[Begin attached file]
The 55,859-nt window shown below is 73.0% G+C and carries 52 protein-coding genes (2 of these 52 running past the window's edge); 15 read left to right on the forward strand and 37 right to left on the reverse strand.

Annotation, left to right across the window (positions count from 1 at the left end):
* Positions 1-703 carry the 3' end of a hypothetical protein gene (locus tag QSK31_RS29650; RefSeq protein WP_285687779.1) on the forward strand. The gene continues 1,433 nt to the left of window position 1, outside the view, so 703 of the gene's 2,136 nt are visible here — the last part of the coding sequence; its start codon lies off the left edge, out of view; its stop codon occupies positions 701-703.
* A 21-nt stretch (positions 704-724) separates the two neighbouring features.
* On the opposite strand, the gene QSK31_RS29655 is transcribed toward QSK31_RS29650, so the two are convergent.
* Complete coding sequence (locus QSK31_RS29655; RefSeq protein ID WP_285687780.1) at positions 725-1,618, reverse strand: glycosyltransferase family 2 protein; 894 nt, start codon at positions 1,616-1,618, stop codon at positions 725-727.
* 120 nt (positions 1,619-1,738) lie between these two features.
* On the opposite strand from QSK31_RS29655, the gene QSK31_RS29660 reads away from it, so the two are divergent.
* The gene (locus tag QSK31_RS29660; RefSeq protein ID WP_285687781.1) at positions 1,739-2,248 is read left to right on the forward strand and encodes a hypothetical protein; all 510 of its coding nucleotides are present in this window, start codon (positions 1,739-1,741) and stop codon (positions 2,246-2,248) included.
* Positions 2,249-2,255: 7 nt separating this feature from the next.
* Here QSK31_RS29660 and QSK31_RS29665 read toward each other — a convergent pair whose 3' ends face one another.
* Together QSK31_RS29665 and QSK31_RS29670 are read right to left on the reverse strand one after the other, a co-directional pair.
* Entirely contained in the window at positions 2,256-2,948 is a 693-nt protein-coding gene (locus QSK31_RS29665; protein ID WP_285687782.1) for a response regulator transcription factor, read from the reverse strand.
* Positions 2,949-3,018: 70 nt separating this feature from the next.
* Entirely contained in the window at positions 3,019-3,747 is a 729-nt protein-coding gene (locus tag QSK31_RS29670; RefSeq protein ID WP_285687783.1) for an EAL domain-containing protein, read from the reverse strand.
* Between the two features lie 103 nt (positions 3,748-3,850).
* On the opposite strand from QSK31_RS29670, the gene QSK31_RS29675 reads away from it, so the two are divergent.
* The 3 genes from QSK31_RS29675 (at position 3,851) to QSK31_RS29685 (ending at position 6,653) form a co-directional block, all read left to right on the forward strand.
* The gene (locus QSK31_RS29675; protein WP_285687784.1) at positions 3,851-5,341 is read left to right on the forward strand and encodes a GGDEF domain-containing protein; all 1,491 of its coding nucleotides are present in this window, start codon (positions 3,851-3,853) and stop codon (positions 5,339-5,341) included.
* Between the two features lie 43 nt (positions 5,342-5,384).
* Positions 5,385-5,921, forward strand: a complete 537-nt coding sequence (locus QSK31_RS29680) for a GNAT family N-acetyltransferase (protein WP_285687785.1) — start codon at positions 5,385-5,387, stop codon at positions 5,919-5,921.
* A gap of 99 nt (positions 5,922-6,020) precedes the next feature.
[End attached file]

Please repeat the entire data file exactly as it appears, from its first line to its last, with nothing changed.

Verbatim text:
The 55,859-nt window shown below is 73.0% G+C and carries 52 protein-coding genes (2 of these 52 running past the window's edge); 15 read left to right on the forward strand and 37 right to left on the reverse strand.

Annotation, left to right across the window (positions count from 1 at the left end):
* Positions 1-703 carry the 3' end of a hypothetical protein gene (locus tag QSK31_RS29650; RefSeq protein WP_285687779.1) on the forward strand. The gene continues 1,433 nt to the left of window position 1, outside the view, so 703 of the gene's 2,136 nt are visible here — the last part of the coding sequence; its start codon lies off the left edge, out of view; its stop codon occupies positions 701-703.
* A 21-nt stretch (positions 704-724) separates the two neighbouring features.
* On the opposite strand, the gene QSK31_RS29655 is transcribed toward QSK31_RS29650, so the two are convergent.
* Complete coding sequence (locus QSK31_RS29655; RefSeq protein ID WP_285687780.1) at positions 725-1,618, reverse strand: glycosyltransferase family 2 protein; 894 nt, start codon at positions 1,616-1,618, stop codon at positions 725-727.
* 120 nt (positions 1,619-1,738) lie between these two features.
* On the opposite strand from QSK31_RS29655, the gene QSK31_RS29660 reads away from it, so the two are divergent.
* The gene (locus tag QSK31_RS29660; RefSeq protein ID WP_285687781.1) at positions 1,739-2,248 is read left to right on the forward strand and encodes a hypothetical protein; all 510 of its coding nucleotides are present in this window, start codon (positions 1,739-1,741) and stop codon (positions 2,246-2,248) included.
* Positions 2,249-2,255: 7 nt separating this feature from the next.
* Here QSK31_RS29660 and QSK31_RS29665 read toward each other — a convergent pair whose 3' ends face one another.
* Together QSK31_RS29665 and QSK31_RS29670 are read right to left on the reverse strand one after the other, a co-directional pair.
* Entirely contained in the window at positions 2,256-2,948 is a 693-nt protein-coding gene (locus QSK31_RS29665; protein ID WP_285687782.1) for a response regulator transcription factor, read from the reverse strand.
* Positions 2,949-3,018: 70 nt separating this feature from the next.
* Entirely contained in the window at positions 3,019-3,747 is a 729-nt protein-coding gene (locus tag QSK31_RS29670; RefSeq protein ID WP_285687783.1) for an EAL domain-containing protein, read from the reverse strand.
* Between the two features lie 103 nt (positions 3,748-3,850).
* On the opposite strand from QSK31_RS29670, the gene QSK31_RS29675 reads away from it, so the two are divergent.
* The 3 genes from QSK31_RS29675 (at position 3,851) to QSK31_RS29685 (ending at position 6,653) form a co-directional block, all read left to right on the forward strand.
* The gene (locus QSK31_RS29675; protein WP_285687784.1) at positions 3,851-5,341 is read left to right on the forward strand and encodes a GGDEF domain-containing protein; all 1,491 of its coding nucleotides are present in this window, start codon (positions 3,851-3,853) and stop codon (positions 5,339-5,341) included.
* Between the two features lie 43 nt (positions 5,342-5,384).
* Positions 5,385-5,921, forward strand: a complete 537-nt coding sequence (locus QSK31_RS29680) for a GNAT family N-acetyltransferase (protein WP_285687785.1) — start codon at positions 5,385-5,387, stop codon at positions 5,919-5,921.
* A gap of 99 nt (positions 5,922-6,020) precedes the next feature.